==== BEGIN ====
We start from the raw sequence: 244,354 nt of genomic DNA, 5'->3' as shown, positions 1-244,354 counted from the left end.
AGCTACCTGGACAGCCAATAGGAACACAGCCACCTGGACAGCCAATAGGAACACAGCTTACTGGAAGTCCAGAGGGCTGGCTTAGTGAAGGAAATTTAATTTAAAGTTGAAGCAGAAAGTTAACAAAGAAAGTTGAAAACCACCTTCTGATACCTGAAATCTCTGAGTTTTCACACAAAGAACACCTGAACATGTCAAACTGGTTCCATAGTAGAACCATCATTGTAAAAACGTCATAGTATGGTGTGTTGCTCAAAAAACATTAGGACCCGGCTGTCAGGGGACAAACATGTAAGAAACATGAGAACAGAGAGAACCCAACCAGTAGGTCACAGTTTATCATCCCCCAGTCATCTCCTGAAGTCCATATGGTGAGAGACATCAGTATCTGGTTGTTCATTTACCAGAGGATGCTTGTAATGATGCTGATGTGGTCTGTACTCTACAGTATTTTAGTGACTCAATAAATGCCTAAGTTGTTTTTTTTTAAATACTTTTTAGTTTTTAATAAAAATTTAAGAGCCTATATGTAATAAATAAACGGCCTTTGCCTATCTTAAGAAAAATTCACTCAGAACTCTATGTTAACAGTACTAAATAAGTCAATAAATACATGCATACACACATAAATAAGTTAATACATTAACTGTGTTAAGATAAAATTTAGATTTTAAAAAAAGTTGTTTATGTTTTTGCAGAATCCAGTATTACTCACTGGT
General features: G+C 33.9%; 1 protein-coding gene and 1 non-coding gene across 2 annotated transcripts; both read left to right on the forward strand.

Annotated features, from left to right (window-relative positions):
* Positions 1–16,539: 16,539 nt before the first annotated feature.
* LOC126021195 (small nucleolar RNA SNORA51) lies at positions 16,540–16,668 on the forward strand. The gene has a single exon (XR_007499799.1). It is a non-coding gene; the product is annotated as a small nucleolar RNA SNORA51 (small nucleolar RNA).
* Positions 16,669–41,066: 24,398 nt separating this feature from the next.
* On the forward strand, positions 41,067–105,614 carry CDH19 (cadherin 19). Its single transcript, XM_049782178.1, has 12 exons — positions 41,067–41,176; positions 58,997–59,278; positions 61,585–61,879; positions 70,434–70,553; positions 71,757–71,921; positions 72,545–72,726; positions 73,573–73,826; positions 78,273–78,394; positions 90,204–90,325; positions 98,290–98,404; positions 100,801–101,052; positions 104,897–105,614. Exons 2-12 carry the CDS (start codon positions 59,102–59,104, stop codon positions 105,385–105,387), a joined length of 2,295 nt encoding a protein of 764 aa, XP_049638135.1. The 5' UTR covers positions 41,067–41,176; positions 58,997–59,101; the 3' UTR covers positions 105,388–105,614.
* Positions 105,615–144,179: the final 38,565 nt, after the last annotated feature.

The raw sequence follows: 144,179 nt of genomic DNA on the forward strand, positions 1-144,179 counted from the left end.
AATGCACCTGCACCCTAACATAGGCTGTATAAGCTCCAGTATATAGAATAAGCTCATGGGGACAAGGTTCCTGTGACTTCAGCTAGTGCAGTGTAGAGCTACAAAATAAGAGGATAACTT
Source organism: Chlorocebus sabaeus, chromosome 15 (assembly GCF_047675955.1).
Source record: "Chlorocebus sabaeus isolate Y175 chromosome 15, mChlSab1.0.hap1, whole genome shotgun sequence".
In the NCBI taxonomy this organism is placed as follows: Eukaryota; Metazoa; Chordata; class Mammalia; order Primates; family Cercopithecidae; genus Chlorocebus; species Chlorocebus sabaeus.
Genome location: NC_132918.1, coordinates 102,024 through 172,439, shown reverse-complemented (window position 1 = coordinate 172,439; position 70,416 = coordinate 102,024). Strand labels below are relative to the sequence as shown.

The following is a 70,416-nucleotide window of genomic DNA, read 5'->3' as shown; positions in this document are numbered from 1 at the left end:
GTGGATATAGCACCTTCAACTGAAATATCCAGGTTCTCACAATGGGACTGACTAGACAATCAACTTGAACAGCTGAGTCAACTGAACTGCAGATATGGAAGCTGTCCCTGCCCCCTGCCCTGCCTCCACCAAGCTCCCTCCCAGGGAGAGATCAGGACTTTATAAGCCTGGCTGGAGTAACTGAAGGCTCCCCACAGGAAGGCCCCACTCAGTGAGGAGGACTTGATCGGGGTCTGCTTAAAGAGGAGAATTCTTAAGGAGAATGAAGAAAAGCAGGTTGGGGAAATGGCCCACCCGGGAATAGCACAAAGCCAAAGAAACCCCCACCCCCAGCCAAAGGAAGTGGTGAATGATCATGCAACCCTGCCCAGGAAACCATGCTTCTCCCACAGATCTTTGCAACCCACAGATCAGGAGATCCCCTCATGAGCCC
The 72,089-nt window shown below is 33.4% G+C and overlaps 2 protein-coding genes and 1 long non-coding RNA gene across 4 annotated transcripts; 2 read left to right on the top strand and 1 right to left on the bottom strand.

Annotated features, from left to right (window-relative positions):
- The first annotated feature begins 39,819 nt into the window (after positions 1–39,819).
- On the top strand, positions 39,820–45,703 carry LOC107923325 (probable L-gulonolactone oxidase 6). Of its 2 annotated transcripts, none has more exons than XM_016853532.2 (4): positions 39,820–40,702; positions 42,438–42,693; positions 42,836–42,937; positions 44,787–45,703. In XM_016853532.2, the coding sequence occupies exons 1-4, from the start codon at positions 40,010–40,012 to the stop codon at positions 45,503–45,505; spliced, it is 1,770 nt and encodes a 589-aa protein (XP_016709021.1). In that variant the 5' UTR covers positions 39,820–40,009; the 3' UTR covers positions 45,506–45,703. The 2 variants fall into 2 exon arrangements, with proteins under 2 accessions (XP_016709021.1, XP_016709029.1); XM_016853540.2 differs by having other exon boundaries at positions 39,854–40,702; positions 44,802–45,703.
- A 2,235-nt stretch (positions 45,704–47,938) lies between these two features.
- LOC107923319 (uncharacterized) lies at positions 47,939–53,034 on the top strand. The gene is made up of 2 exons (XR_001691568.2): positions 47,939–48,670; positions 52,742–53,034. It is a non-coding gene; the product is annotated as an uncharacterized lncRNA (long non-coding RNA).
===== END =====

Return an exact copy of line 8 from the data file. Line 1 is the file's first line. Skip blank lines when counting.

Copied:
* On the forward strand, positions 41,067–105,614 carry CDH19 (cadherin 19). Its single transcript, XM_049782178.1, has 12 exons — positions 41,067–41,176; positions 58,997–59,278; positions 61,585–61,879; positions 70,434–70,553; positions 71,757–71,921; positions 72,545–72,726; positions 73,573–73,826; positions 78,273–78,394; positions 90,204–90,325; positions 98,290–98,404; positions 100,801–101,052; positions 104,897–105,614. Exons 2-12 carry the CDS (start codon positions 59,102–59,104, stop codon positions 105,385–105,387), a joined length of 2,295 nt encoding a protein of 764 aa, XP_049638135.1. The 5' UTR covers positions 41,067–41,176; positions 58,997–59,101; the 3' UTR covers positions 105,388–105,614.